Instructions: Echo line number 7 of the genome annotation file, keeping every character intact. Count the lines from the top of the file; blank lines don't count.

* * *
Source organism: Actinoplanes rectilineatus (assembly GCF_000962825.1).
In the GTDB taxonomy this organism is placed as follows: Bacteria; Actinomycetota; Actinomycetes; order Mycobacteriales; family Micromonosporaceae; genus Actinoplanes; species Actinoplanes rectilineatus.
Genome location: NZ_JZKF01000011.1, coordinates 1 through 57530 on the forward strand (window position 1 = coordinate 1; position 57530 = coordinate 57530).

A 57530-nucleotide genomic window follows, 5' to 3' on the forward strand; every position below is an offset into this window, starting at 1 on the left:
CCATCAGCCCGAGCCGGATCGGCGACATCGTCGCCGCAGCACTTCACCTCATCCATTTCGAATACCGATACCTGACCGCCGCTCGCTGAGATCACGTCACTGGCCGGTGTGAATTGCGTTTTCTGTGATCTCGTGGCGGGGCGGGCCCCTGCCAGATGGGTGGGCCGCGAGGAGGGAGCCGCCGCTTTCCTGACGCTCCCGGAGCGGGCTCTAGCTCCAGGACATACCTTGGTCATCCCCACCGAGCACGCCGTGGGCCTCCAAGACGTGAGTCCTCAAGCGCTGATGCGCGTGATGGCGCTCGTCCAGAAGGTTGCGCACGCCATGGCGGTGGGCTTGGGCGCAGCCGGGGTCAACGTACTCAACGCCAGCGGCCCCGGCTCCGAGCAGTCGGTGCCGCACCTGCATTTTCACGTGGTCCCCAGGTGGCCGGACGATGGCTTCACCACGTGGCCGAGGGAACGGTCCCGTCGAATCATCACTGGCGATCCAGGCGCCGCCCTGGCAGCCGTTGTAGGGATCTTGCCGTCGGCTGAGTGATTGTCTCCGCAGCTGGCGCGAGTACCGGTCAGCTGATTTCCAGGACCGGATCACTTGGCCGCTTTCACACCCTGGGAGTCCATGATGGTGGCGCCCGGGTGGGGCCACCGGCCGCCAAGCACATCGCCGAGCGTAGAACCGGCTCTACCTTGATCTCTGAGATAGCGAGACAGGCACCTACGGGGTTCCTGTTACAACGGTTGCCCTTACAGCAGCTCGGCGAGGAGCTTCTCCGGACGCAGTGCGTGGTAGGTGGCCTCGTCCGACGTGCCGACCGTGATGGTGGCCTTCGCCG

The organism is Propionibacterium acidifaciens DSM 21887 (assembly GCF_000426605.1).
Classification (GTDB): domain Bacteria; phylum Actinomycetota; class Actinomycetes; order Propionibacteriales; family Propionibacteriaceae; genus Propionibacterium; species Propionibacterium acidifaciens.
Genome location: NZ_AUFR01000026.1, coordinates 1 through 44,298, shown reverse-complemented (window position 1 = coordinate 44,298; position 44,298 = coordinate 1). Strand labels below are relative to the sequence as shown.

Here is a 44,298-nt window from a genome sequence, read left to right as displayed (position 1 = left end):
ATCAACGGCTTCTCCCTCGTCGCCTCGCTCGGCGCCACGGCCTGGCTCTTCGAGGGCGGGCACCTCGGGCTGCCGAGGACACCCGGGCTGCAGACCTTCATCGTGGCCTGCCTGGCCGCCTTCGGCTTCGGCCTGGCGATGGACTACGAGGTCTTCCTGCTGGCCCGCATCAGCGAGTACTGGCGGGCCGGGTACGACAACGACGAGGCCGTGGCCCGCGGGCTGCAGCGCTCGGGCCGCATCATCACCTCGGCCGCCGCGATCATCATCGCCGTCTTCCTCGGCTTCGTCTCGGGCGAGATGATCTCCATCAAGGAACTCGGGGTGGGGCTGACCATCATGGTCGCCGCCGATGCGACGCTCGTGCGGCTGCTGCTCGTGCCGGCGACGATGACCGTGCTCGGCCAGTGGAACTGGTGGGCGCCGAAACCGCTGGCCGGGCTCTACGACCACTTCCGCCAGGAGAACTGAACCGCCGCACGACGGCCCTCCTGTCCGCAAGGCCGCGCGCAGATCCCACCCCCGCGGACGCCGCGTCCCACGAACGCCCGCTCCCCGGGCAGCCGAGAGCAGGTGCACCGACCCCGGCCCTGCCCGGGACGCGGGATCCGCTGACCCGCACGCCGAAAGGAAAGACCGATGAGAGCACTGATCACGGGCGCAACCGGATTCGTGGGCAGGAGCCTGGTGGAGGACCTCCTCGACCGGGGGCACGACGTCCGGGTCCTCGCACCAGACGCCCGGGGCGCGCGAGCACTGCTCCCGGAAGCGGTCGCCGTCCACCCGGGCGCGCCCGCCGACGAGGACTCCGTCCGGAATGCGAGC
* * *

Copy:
Classification (GTDB): domain Bacteria; phylum Actinomycetota; class Actinomycetes; order Propionibacteriales; family Propionibacteriaceae; genus Propionibacterium; species Propionibacterium acidifaciens.